New churches? do what you can

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In my last post, I mentioned two things that cheered me, and that the second was a lunchtime conversation with an office mate.

He helped me process a basic conflict I have with my planned new church start which, if the conflict continues will surely mean nothing will come of it.

On the one hand, I need help to get this thing started. The weekly lectionary lessons exercise shows that I don't have the surplus time to work on this church, and I have no intention of giving up my very fulfilling day job. Serious help comes with the expectation that the church would be "full service": an infelicitous term, better applied to gas stations, intending to suggest paid staff, complex programs and buildings. And I could make the leap to "go there" if -- this is the other hand -- I had faith that there would be the help I needed. But since those who care about such things are still talking about the need to change Unitarian Universalist culture, I don't think I can rely on the general fellowship to come through. And then there's the baggage of expectations -- with money comes influence, even if indirect -- which means I might have to compromise my vision to get support.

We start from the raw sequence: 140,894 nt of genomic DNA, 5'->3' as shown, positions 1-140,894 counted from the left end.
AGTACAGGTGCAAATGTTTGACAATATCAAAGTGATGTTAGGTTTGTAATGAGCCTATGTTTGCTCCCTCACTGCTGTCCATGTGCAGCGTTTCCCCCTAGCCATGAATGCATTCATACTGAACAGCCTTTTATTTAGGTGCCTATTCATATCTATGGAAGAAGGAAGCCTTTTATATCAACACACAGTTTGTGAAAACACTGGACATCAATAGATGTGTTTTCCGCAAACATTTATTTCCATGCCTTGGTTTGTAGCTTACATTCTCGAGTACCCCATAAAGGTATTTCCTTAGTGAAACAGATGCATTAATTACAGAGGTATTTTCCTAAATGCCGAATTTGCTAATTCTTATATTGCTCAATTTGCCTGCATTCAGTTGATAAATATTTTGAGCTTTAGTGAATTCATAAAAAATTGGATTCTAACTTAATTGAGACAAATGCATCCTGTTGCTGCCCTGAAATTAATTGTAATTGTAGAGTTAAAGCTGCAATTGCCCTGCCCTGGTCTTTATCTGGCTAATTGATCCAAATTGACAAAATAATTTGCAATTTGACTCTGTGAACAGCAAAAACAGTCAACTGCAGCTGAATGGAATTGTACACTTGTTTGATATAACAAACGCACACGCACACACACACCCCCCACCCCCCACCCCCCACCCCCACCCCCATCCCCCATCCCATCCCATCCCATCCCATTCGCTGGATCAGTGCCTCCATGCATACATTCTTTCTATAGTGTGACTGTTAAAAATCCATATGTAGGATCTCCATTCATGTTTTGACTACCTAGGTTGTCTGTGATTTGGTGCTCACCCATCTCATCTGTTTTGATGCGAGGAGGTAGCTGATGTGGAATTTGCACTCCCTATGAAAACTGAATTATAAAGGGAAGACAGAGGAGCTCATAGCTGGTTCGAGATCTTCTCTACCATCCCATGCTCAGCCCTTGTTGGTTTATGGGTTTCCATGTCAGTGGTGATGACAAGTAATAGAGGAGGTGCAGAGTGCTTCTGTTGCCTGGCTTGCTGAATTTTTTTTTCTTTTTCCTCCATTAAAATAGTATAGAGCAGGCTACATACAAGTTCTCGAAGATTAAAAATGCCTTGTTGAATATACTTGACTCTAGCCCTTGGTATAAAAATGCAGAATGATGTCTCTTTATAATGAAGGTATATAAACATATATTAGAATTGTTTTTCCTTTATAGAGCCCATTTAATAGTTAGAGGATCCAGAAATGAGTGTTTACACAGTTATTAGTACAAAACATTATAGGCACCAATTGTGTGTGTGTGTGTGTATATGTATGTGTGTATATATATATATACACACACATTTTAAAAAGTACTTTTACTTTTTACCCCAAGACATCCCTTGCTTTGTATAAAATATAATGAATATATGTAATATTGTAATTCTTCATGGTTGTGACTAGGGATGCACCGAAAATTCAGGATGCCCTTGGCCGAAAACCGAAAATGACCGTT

Thus the feedback: in essence, do what you can. Something is better than nothing. Something can be built-upon (unlike nothing). Not rocket science, but it needs to be said.

2 Replies to “New churches? do what you can”

  1. The corollary to “do what you can” is, of course, “start from where you are”, which seems to be in a place of fulfilling stability on one end that will let you play with the edges at the other. Good place.

    Maybe that gas station metaphor came up for a reason and has more mileage in it than you think. The 21st century opposite of “full service” is not “self service”. Rather, the full service station has morphed into the convenience stop. I’m thinking not about the 7-11 with a couple of gas pumps or the service station that sells coffee and a few snacks, but places like Wawa and Sheetz that are clean, bright, efficient, and capable of attending to a variety of personal and vehicular needs. Nothing is too expensive there, and the sandwiches and coffee are always fresh, whether you’re making the long haul in the middle of the night or filling up on the way to work.

  2. If I had money to give I would give it. If I lived in DC I would donate time to participate in it, and join it. But neither are true, and so most of what I can do is to cheer from afar.

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